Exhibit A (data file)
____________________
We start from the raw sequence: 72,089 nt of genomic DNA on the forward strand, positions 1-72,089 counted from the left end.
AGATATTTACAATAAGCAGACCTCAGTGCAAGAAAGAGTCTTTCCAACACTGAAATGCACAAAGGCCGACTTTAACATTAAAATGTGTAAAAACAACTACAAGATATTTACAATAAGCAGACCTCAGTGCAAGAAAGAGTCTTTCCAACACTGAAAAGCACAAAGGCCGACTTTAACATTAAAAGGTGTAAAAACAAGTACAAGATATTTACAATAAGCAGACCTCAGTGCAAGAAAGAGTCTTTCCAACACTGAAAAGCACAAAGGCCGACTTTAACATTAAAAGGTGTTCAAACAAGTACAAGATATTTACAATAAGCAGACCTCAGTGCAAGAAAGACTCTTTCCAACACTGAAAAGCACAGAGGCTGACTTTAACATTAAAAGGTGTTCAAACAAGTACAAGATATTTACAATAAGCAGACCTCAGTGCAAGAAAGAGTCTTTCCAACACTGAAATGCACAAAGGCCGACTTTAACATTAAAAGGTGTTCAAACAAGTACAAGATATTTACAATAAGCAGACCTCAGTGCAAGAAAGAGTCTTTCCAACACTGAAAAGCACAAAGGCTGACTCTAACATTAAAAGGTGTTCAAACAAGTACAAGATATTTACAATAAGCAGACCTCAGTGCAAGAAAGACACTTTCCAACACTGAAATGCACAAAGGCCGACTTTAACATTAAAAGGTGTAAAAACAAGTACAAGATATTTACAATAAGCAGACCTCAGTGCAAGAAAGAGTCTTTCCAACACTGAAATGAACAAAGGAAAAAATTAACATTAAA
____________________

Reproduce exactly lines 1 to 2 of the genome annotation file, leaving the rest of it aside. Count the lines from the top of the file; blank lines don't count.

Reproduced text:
We start from the raw sequence: 72,089 nt of genomic DNA on the forward strand, positions 1-72,089 counted from the left end.
AGATATTTACAATAAGCAGACCTCAGTGCAAGAAAGAGTCTTTCCAACACTGAAATGCACAAAGGCCGACTTTAACATTAAAATGTGTAAAAACAACTACAAGATATTTACAATAAGCAGACCTCAGTGCAAGAAAGAGTCTTTCCAACACTGAAAAGCACAAAGGCCGACTTTAACATTAAAAGGTGTAAAAACAAGTACAAGATATTTACAATAAGCAGACCTCAGTGCAAGAAAGAGTCTTTCCAACACTGAAAAGCACAAAGGCCGACTTTAACATTAAAAGGTGTTCAAACAAGTACAAGATATTTACAATAAGCAGACCTCAGTGCAAGAAAGACTCTTTCCAACACTGAAAAGCACAGAGGCTGACTTTAACATTAAAAGGTGTTCAAACAAGTACAAGATATTTACAATAAGCAGACCTCAGTGCAAGAAAGAGTCTTTCCAACACTGAAATGCACAAAGGCCGACTTTAACATTAAAAGGTGTTCAAACAAGTACAAGATATTTACAATAAGCAGACCTCAGTGCAAGAAAGAGTCTTTCCAACACTGAAAAGCACAAAGGCTGACTCTAACATTAAAAGGTGTTCAAACAAGTACAAGATATTTACAATAAGCAGACCTCAGTGCAAGAAAGACACTTTCCAACACTGAAATGCACAAAGGCCGACTTTAACATTAAAAGGTGTAAAAACAAGTACAAGATATTTACAATAAGCAGACCTCAGTGCAAGAAAGAGTCTTTCCAACACTGAAATGAACAAAGGAAAAAATTAACATTAAA